ã"Sub-nationality in the Japanese Empire: A Social History of the Koeski in Colonial Korea 1910-1945," in David Chapman and Karl Jakob Krogness, eds., Citizenship and Japan's Household Registry System: The State and So

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The Government General of Korea took over a decade after seizing control of Korea to promulgate the Census Ordinance in 1921 along with the first compilation of the colonial census registry or koseki. Koreans during the previous Choson dynasty did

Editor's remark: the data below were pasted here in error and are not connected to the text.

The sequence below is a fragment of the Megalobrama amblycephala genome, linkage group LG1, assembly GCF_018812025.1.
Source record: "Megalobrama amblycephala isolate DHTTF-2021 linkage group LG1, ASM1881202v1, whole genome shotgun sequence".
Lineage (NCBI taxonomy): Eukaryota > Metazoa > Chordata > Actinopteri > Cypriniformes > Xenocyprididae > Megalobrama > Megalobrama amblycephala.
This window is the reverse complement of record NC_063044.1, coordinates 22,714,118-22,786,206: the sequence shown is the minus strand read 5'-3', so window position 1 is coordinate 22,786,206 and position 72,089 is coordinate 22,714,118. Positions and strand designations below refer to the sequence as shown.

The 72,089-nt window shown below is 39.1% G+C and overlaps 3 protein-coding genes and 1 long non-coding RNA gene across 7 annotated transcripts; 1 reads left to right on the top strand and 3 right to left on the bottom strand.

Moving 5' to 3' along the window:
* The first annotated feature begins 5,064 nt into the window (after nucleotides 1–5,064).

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  7 Sub nationality in th Japanese mpir A social history o the koseki in colonial Korea 1910 45   Michael Kim Yonsei University Jus sanguinis is the guiding legal principle behind the Republic o Korea's citizenship laws, predicated on the notion that all Koreans arc members o a cohesive and single ethnic group that stretches back into the primordial past. Few today question the notion that Korean ancestry should grant citizenship or de facto citizenship, even though deep contradictions inevitably emerge from a system that relics on ambiguous notions o ethnic purity on a peninsula that has experienced centuries o intense migration and cultural exchange. While, in theory, Korean citizenship is granted by ethnicity, in actuality, registration in the hojok or household registry is the determining factor. Today the fl k is a carefully administered database that represents a comprehensive survey o the Korean population. but during the colonial period (1910-45) the systematic compilation o what the Japanese called the Chosen koseki was never achieved and. while the actual numbers can never be determined. hundreds o thousands i not millions o Koreans were missing from the registry or had inaccurate information recorded. The unregistered population in Korea after liberation from Japanese rule in 1945 eventually gained entry into the registry o the Republic o Korea but that opportunity was never given to those who migrated away before 1945 Consequently, there are still ethnic Koreans abroad today, especially in China and the former Soviet Union, who cannot receive a special residency visa for overseas Koreans in the Republic o Korea. because their families left the country without leaving a legal record. Compiling the colonial registry was an immense administrative task that the Japanese colonial authorities never fully committed to completing. Decades o neglecting the issue then led to a major effort in the late colonial period to register the Korean population because o the needs o wartime mobilization. The incomplete registration situation of the hOsen koseki stands in sharp contrast to the systematic registration effort back in Japan. While the Japanese required several decades to achieve a comprehensive registration, the discrepancies between the level o thoroughness o the Korean and Japanese registries ultimately reveal cracks behind the empire's rhetorical claims o practicing isshi dojin which means equality without discrimination under the rule o the Japanese emperor. The rhetorical overtures to assimilating the  112 Sub nationality n the Japanese empire colonial population often elided the fact that Koreans were administrated under a separate legal system that was not equal in terms of legal rights, or access to education and social welfare benefits. In this chapter I examine the historical emergence of the ChOsen kos ki and the social and legal interactions that surrounded the registration process. Understanding the history of the colonial registration system can provide important insights into both the broader dynamics of the Japanese empire as well as its rhetorical claims to incorporate all of its imperial subjects under impartial rule. Sub nationality in the Japanese empire nd the colonial koseki The Choson Dynasty (1392-1910) periodically conducted surveys of households, and these valuable historical records even extend back several centuries before the foundation of Korea s last dynasty. The traditional registry or hojok was based on collecting information about the head of the household or hoju and was not intended as a document to establish legal identities or clarify family relations within the household. s Sonia Ryang (2009: 6) explains, the Korean household registry was essentially a record of homage to one s lineage and clan rather than embodying the Japanese empire s notion that an individual s name identified a person as one unit within an extended family with the emperor at the head. From a more practical standpoint, the registry focused on the head of the household for the purposes of extracting taxation, corvee labour and military duty. Details about the individual members and their family relationships were often absent, while individuals who were not related, such as slaves., were recorded under the same household (ChOng Hyon-su 2006: 9). Therefore, some clear distinctions should be made bctween the household registration system of the Choson Dynasty and the Japanese-style household registration system of the ChOsen koseki. The movement from the former to the latter was a laborious process and involved the introduction of a fundamentally different way of administrating Korean society. The first efforts to reform the household registry system of the Choson Dynasty can be traced in the modem era back to thc Kabo Reforms in September 1896. The head of the household was obliged to update the registry with more household details and additional records for taxation purposes, but the reforms essentially stayed within the framework of the Choson system Yi 2005: 40-41; Pak 1992: 84). Kyung Moon Hwang (2004b: 362-64) points out that the reforms did in fact represent a major change with the requirement that every member of a household be counted, but the fate of the measures depended greatly on the means of enforcing it in the localities, which lacked the ability to collect accurate information due to corruption and lack of local resources. During the Japanese Annexation Period (1905-10), the Japanese introduced major changes though the MinsekihO or Registry Law in 1909. As a result, the previous system of keeping track of households was replaced with a document to certify the familial relationship of each member of the household (ChOng 2006: 9). The registry became the primary method of establishing an  Sub nationality in the Japanese empire 3 individual as a legal subject o the colonial state. However, even though the Registry Law of 1909 essentially implemented the Japanese koseki system, there were only eight basic provisions and many o the Choson Dynasty family and inheritance practices remained intact Yi 2005: 40-41). When Japan formally annexed Korea and began its colonial occupation, new regulations regarding the registration system were missing from the colonial Civil Code or minpo promUlgated in 1912, and the 1909 Registry Law continued for over a decade without major modifications. The Japanese authorities omitted the registration ordinances from the initial colonial Civil Code, because they had not yet decided on a clear policy direction for the colonial legal system Yi 2005: 40). The customary laws from the Choson Dynasty continued to be recognized until the outstanding legal issues could be resolved. Rather than apply the Meiji Japanese constitutional system, the Imperial Rescript on Annexation promulgated on August 29, 1910 declared that the governor-general o Korea would administer the colony on the personal behalf o the Meiji emperor. This gave significant prestige to the governor-general to advance his views within the central government and signified the emergence o a separate colonial legal system outside the jurisdiction o the Meiji Constitution (Chen 1984: 245). The rescript effectively removed the colony from central administrative supervision and allowed the governor-general o Korea to implement local laws that could vary greatly from those back in Japan. The legal areas where the colonial legal system differed from Japan required several years to resolve. Because the household registration system was one o the key areas o divergence, the pro cess of establishing the framework o the colonial koseki was not complete until the colonial Civil Code was amended in 1922 to include the registry provisions. Most o the laws of Japan were, in fact, applied to Korea even though the colony was administered under a separate legal system. The governor-general issued hundreds o colonial ordinances called seirei that had the effect of Diet acts in the key areas where the colonial Korean legal code took a separate direction. Multiple colonial legal systems emerged throughout the Japanese empire as a direct consequence o decisions made during the nascent years o Japan s imperialist conquests. When the Japanese acquired the colony o Taiwan in the late nineteenth century, a debate arose over the proper model for colonial governance between the French practices o administrating Algeria as a department within the central administrative structure and the British model o semi-autonomous Crown colonies like India and Malaysia (Chen 1984: 248-49). The debate was ultimately settled in favor o a system that resembled the British model, although certain elements o the French model were also adopted. The primary concerns during this debate were the issues o political representation and the need to suppress colonial rebellions. A centralized colonial administration signified a system o uniform laws that could potentially reduce the ability o colonial governments to quell colonial resistance movements. Furthermore, administering the colonies within a  . ~ 4 Sub nationality in the Japanese empire constitutional framework might eventually raise the issue of electing colonial representatives to the imperial Diet. Those who advocated the semi-autonomous British Crown colony model ultimately won the debate, and the end result was an imperial system with a complex patchwork of local colonial laws. Therefore it is important to keep in mind that, while numerous observers have highlighted the assimilationist goals of the Japanese empire to argue for its similarity to the French (see Caprio 2009), the overall colonial framework more resembled the British. While numerous factors influenced this debate, at the heart of the dispute were clashing views on the level of civilization or mindo of the colonized peoples (Lee 1999: 28 . Assimilationists, who believed the differences between Koreans, Taiwanese and Japanese were not great or that the colonized were so inferior that their cultural practices had to be eliminated, tended to argue for naichi enchO or extension of the Japanese system to the eolonies. Those who believed that the differences were too great often argued for association or maintaining separate cultures and legal systems. In the end, the Japanese empire that emerged through these early debates was founded more on the logic of association rather than assimilation. The incomplete implementation of the koseki in Korea stands as a testament to the uneven application of assimilationist policies in the Japanese empire, and the movement to assimilate the entire empire on a more consistent basis would not emerge until the outbreak of the Second Sino-Japanese War in 1937. The passage of the Japanese Nationality Law in 1899, which would have major implications for the colonial koseki in Korea, needs to be understood within this imperial system of administering semi-autonomous colonies. When the Japanese first ereated the modem household registration system in 1871, the registry effectively created Japanese nationals out of all individuals who were registered within Japan, but it was not until 1899 that the Nationality Law stipulated the various conditions for an individual to acquire and renounce Japanese nationality. However, despite the passage of the Nationality Law in 1899, there was never a formal definition of who constituted a Japanese national, and it was simply assumed that everyone in the household registry would automatically become members (Wetherall 2006: 17 . The Japanese consulted numerous western models when formulating the Nationality Law, and they adopted the French model of jus sanguinis instead of the British principles of jus soli. This notion of nationality, when combined with the British praetices of the Crown colony, created a somewhat contradictory situation within the Japanese empire (Morris-Suzuki 2009). The existence of multiple registries meant that n individual who was registered in one region might or might not be subject to the same nationality provisions, since each colony could decide whether or not to implement the measures. The colony of Taiwan passed the Nationality Law soon after its implementation in Japan, but a similar measure was never introduced in Korea. Karufuto, on the other hand, passed a nationality law in 1924, and the Chinese residents within the Kwangtung leased territories were never considered to be  Sub nationality in the Japanese empire 5 candidates for incorporation into the registry (Chen 1984: 243). Ultimately, a system o sub-nationality emerged in the Japanese empire through the maintenance o different household registries and local laws in each colony (Morris Suzuki 2009). Depending on one's registration, a different set o laws would apply to that individual. For example, a Korean registered in colonial Korea would be treated as a colonial subject and could not renounce his or her Japanese nationality. However, if a Korean entered the Japanese registry, then the laws o the Meiji Constitution and Japan's Nationality Law would apply to that individual. The loopholes within this registration system are the reasons why a Korean named Pak Ch'un-gum (1891-1973) was elected to the imperial Diet in 1932.   He successfully changed his registration to the Japanese registry and ran for office through the Japanese electoral process. Only a small number o Koreans changed their registration in this way, but the potential for population movement among the sub-nationalities highlights the complex nature o the registration process within the Japanese empire. Japanese nationality emerged as an ambiguous concept in the Japanese empire because o the multiple registries and the uneven application o the Nationality Law. Furthermore, despite the principle o jus sanguinis providing the basis for Japanese nationality, there was no systematic accounting o all eligible individuals before this system was deployed in Korea. Koreans that tried to enter the registries would sometimes encounter perplexing difficulties, since the process required legal documentation, which may have been lost or never existed in the first place. Since the annexation o Korea in 1910 took place without the passage o the Nationality Law, the Japanese essentially absorbed the existing Korean household registry without clarifying the nationality status o Koreans. They were simply assumed to be Japanese nationals without any provisions for them to renounce their Japanese nationality. The governor-general o Korea was reluctant to allow Koreans to give up their nationality because he feared that such an act would allow them to escape the control o Japanese authorities. As more and more Koreans attempted to naturalize as Chinese citizens, primarily in Manchuria but also in locations like Shanghai, the debate over the passage of a Nationality Law became entwined with the security concerns that emerged because o the need to suppress Korean nationalist movements (Takei 2006). The practice o each colony formulating a separate legal system created ambiguity in areas where the laws applied differently depending on an individual's registration status. The continuation o the previous Choson Dynasty family and inheritance practices during the early colonial period was one such area where the legal contradictions were not easy to resolve. The problem o maintaining separate registration systems came to the fore when a Korean and Japanese married or adopted a child Yi 2005: 46). Which family laws to apply, which registry should include the wife, and which registry should include the adopted children all became potential areas o legal conflict. Contributing to the problem was the fact that colonial laws lacked any empire-wide provisions regarding the movement o Koreans and Japanese